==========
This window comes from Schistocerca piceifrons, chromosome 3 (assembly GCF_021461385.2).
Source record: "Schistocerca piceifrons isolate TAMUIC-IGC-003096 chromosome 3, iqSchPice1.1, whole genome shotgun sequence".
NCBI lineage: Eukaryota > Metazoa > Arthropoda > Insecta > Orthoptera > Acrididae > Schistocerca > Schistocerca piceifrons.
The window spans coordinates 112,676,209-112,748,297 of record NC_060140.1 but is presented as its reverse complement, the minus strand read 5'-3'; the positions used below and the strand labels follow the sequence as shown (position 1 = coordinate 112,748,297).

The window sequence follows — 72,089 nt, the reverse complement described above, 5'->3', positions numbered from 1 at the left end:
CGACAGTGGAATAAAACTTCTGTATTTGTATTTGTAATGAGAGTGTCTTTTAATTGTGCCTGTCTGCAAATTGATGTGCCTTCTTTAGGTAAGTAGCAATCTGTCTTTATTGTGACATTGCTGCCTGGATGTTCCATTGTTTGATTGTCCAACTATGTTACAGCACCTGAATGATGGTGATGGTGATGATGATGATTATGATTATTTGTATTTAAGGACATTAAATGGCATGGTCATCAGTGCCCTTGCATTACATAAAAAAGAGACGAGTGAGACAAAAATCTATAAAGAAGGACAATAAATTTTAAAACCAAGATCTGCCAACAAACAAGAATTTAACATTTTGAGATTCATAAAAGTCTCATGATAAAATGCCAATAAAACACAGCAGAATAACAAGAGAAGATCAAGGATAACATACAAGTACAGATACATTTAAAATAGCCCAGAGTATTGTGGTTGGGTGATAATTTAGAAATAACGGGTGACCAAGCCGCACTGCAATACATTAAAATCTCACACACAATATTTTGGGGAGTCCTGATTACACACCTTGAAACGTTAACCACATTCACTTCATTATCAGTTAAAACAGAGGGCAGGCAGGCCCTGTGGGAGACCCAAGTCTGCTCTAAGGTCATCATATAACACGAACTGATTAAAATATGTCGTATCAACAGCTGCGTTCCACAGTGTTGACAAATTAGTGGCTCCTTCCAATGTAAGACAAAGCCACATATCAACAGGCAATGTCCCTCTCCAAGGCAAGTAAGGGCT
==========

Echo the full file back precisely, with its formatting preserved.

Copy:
This window comes from Schistocerca piceifrons, chromosome 3 (assembly GCF_021461385.2).
Source record: "Schistocerca piceifrons isolate TAMUIC-IGC-003096 chromosome 3, iqSchPice1.1, whole genome shotgun sequence".
NCBI lineage: Eukaryota > Metazoa > Arthropoda > Insecta > Orthoptera > Acrididae > Schistocerca > Schistocerca piceifrons.
The window spans coordinates 112,676,209-112,748,297 of record NC_060140.1 but is presented as its reverse complement, the minus strand read 5'-3'; the positions used below and the strand labels follow the sequence as shown (position 1 = coordinate 112,748,297).

The window sequence follows — 72,089 nt, the reverse complement described above, 5'->3', positions numbered from 1 at the left end:
CGACAGTGGAATAAAACTTCTGTATTTGTATTTGTAATGAGAGTGTCTTTTAATTGTGCCTGTCTGCAAATTGATGTGCCTTCTTTAGGTAAGTAGCAATCTGTCTTTATTGTGACATTGCTGCCTGGATGTTCCATTGTTTGATTGTCCAACTATGTTACAGCACCTGAATGATGGTGATGGTGATGATGATGATTATGATTATTTGTATTTAAGGACATTAAATGGCATGGTCATCAGTGCCCTTGCATTACATAAAAAAGAGACGAGTGAGACAAAAATCTATAAAGAAGGACAATAAATTTTAAAACCAAGATCTGCCAACAAACAAGAATTTAACATTTTGAGATTCATAAAAGTCTCATGATAAAATGCCAATAAAACACAGCAGAATAACAAGAGAAGATCAAGGATAACATACAAGTACAGATACATTTAAAATAGCCCAGAGTATTGTGGTTGGGTGATAATTTAGAAATAACGGGTGACCAAGCCGCACTGCAATACATTAAAATCTCACACACAATATTTTGGGGAGTCCTGATTACACACCTTGAAACGTTAACCACATTCACTTCATTATCAGTTAAAACAGAGGGCAGGCAGGCCCTGTGGGAGACCCAAGTCTGCTCTAAGGTCATCATATAACACGAACTGATTAAAATATGTCGTATCAACAGCTGCGTTCCACAGTGTTGACAAATTAGTGGCTCCTTCCAATGTAAGACAAAGCCACATATCAACAGGCAATGTCCCTCTCCAAGGCAAGTAAGGGCT